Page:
• jacquelyn vail July 18, 2016 (5:28 pm)

    West Seattle NEEDS one or two arterials, OK!!  That way there is a definite  route for “focused vehicle movement” and the quieter side streets can have more variable  and slower speeds to do the walk, bike and play stuff.  I’m sorry that people were hurt on 35th just like I would be if people were hurt on 15th, Roosevelt, Lake City Way, I-5 etc.   35th has been an arterial for a long time and people should respect this difference…and not stroll, bike or play on this street.  It is simple common sense.  That sort of activity should be saved for the side streets behind 35th.  The home owners on 35th knew what this street was like when they bought their homes there.  Currently with “the road diet” people have become more aggressive drivers,  traffic gets bunched at lights and all the stop/go traffic is far more polluting of the air, wasting  gasoline and causing increased noise.  There is no room for the buses to function properly.  This so-called diet is a mess and we hate it

  • Arbor Heights Neighbor July 18, 2016 (6:18 pm)

    Ms. Vail is completely right on!  35th SW is now a nightmare, causing road rage and extra pollution while creating a continuous traffic jam and the new danger of turning cars.  Seriously a mess, on purpose no less.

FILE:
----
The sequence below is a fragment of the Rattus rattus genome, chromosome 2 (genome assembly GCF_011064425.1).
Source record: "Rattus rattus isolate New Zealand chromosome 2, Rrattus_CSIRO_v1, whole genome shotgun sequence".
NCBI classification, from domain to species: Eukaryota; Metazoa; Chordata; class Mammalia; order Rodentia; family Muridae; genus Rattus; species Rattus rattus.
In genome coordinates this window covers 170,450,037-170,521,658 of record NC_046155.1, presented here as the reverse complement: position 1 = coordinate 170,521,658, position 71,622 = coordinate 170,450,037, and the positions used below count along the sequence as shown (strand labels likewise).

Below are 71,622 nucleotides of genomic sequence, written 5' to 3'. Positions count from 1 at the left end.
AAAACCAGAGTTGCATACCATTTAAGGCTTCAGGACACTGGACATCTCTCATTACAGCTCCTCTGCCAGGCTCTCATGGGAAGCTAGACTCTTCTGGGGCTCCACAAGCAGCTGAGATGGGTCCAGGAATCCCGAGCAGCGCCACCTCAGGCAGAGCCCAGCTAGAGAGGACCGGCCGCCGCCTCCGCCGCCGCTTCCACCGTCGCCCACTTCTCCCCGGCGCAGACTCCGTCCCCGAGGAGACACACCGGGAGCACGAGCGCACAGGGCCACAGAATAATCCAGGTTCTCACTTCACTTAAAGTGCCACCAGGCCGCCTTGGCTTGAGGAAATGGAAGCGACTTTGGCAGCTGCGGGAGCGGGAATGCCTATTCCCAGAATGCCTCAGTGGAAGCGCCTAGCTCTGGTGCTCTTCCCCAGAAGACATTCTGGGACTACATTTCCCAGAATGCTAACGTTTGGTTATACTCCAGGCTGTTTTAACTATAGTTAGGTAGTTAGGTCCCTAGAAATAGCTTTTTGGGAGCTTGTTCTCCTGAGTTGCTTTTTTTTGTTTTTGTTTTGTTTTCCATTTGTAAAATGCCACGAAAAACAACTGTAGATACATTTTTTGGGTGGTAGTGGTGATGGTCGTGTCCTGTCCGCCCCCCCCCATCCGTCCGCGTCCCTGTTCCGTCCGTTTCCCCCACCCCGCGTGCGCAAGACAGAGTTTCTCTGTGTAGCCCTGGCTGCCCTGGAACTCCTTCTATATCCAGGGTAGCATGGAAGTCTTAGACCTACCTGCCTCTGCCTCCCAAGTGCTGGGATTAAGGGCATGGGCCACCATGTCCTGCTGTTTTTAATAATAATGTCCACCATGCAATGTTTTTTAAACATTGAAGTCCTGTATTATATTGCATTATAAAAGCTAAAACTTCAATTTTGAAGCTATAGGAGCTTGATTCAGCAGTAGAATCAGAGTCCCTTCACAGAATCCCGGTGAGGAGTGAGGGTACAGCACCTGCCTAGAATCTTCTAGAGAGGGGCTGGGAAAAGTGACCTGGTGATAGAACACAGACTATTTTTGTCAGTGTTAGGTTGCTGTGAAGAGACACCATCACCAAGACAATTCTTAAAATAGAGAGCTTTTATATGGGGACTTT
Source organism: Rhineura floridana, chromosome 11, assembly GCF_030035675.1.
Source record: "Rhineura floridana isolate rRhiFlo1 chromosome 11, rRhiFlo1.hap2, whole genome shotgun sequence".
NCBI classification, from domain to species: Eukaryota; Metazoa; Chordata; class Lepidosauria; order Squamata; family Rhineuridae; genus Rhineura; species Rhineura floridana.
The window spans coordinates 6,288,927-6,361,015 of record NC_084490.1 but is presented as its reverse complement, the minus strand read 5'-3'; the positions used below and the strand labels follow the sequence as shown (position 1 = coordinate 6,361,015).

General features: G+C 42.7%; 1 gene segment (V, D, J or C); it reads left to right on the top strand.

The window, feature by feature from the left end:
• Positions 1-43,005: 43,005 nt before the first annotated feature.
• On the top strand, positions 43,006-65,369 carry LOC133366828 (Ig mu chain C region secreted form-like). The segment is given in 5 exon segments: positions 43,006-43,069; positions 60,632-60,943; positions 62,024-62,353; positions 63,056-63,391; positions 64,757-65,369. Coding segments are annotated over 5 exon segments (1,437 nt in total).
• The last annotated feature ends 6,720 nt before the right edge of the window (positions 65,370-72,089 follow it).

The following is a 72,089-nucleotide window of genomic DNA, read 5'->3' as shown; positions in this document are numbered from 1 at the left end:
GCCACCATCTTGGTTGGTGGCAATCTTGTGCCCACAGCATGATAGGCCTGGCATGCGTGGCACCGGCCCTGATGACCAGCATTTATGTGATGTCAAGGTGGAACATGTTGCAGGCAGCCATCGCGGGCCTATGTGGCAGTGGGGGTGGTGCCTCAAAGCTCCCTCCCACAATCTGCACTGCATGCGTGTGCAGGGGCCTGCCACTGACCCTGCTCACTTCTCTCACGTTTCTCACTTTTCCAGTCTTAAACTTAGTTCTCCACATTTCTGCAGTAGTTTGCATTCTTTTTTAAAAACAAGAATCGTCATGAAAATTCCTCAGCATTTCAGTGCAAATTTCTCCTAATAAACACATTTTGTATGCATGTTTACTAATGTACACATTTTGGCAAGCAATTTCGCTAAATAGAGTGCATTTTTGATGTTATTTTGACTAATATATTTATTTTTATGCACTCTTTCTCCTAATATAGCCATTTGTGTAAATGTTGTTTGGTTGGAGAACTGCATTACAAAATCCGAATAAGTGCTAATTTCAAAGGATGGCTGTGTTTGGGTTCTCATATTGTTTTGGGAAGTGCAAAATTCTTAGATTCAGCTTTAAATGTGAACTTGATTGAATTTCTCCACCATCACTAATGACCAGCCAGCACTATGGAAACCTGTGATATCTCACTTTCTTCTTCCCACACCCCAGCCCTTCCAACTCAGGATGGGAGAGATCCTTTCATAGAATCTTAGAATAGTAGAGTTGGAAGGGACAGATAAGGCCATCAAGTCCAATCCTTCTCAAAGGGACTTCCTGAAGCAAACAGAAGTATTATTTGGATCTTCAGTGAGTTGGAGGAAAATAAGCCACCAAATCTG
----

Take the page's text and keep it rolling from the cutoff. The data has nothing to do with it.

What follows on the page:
For a real solution, take a good look at 24th NW in crazy-busy, pedestrian-heavy Ballard.  Constantly crossing pedestrians use brightly flashing  crosswalks.

    Put 35th SW back where it belongs and STOP PHASE 2.

    .

  • Longtime W Sea resident July 31, 2016 (3:50 pm)

    I’ll be attending the 35th Ave. Road Diet phase II meeting (Aug. 4, 7-9p.m. Neighborhood House High Point), but I’m not expecting much more than a dog-and-pony show. These traffic-manipulation bureaucrats are hellbent on enforcing these insane Road Diets. Attend this meeting if you’re brave, but bring your aspirin. This is no public hearing. They do not care what greater West Seattle residents think. My hunch is there will be 1 hours and 45 minutes of lies, pr, bs, bogus stats and spin and a few minutes of public comment — likely dominated by hand-picked sycophants who agree with the pencil-pushing, taxpayer-funded civic engineers a.k.a. the civil nannies shoving this improvement down our throats. Brace yourself for more gridlock and frustration on 35th.